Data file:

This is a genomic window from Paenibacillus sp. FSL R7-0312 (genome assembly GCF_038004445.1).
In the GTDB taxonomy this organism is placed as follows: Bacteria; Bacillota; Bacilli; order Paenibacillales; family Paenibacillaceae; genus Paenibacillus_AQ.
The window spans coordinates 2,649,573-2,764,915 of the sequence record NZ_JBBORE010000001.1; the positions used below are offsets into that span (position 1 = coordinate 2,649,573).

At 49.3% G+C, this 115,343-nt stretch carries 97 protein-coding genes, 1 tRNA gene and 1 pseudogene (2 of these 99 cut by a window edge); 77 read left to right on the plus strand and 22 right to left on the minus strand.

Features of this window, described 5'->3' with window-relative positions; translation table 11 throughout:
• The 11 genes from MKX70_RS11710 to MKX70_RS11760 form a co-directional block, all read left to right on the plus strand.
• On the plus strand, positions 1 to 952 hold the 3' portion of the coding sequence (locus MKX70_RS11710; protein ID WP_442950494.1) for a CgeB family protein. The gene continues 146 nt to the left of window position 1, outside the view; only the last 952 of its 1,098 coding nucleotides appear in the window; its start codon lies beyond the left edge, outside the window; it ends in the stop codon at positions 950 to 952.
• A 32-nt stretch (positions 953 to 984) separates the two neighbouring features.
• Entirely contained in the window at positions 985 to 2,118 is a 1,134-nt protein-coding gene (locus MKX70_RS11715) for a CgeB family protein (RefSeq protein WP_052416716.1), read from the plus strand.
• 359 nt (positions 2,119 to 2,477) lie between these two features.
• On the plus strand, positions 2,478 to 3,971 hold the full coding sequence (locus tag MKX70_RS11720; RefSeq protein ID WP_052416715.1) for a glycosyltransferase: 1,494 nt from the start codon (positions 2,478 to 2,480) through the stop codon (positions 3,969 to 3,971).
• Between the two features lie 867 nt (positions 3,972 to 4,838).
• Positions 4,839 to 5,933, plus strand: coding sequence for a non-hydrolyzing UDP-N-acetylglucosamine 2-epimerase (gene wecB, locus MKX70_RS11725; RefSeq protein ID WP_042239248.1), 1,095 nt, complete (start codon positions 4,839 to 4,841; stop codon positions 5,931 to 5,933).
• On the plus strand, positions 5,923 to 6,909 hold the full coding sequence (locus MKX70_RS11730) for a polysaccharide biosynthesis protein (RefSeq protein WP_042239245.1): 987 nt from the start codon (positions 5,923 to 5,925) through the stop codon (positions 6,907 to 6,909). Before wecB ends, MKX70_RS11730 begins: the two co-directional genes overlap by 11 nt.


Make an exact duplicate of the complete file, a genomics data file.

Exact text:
This is a genomic window from Paenibacillus sp. FSL R7-0312 (genome assembly GCF_038004445.1).
In the GTDB taxonomy this organism is placed as follows: Bacteria; Bacillota; Bacilli; order Paenibacillales; family Paenibacillaceae; genus Paenibacillus_AQ.
The window spans coordinates 2,649,573-2,764,915 of the sequence record NZ_JBBORE010000001.1; the positions used below are offsets into that span (position 1 = coordinate 2,649,573).

At 49.3% G+C, this 115,343-nt stretch carries 97 protein-coding genes, 1 tRNA gene and 1 pseudogene (2 of these 99 cut by a window edge); 77 read left to right on the plus strand and 22 right to left on the minus strand.

Features of this window, described 5'->3' with window-relative positions; translation table 11 throughout:
• The 11 genes from MKX70_RS11710 to MKX70_RS11760 form a co-directional block, all read left to right on the plus strand.
• On the plus strand, positions 1 to 952 hold the 3' portion of the coding sequence (locus MKX70_RS11710; protein ID WP_442950494.1) for a CgeB family protein. The gene continues 146 nt to the left of window position 1, outside the view; only the last 952 of its 1,098 coding nucleotides appear in the window; its start codon lies beyond the left edge, outside the window; it ends in the stop codon at positions 950 to 952.
• A 32-nt stretch (positions 953 to 984) separates the two neighbouring features.
• Entirely contained in the window at positions 985 to 2,118 is a 1,134-nt protein-coding gene (locus MKX70_RS11715) for a CgeB family protein (RefSeq protein WP_052416716.1), read from the plus strand.
• 359 nt (positions 2,119 to 2,477) lie between these two features.
• On the plus strand, positions 2,478 to 3,971 hold the full coding sequence (locus tag MKX70_RS11720; RefSeq protein ID WP_052416715.1) for a glycosyltransferase: 1,494 nt from the start codon (positions 2,478 to 2,480) through the stop codon (positions 3,969 to 3,971).
• Between the two features lie 867 nt (positions 3,972 to 4,838).
• Positions 4,839 to 5,933, plus strand: coding sequence for a non-hydrolyzing UDP-N-acetylglucosamine 2-epimerase (gene wecB, locus MKX70_RS11725; RefSeq protein ID WP_042239248.1), 1,095 nt, complete (start codon positions 4,839 to 4,841; stop codon positions 5,931 to 5,933).
• On the plus strand, positions 5,923 to 6,909 hold the full coding sequence (locus MKX70_RS11730) for a polysaccharide biosynthesis protein (RefSeq protein WP_042239245.1): 987 nt from the start codon (positions 5,923 to 5,925) through the stop codon (positions 6,907 to 6,909). Before wecB ends, MKX70_RS11730 begins: the two co-directional genes overlap by 11 nt.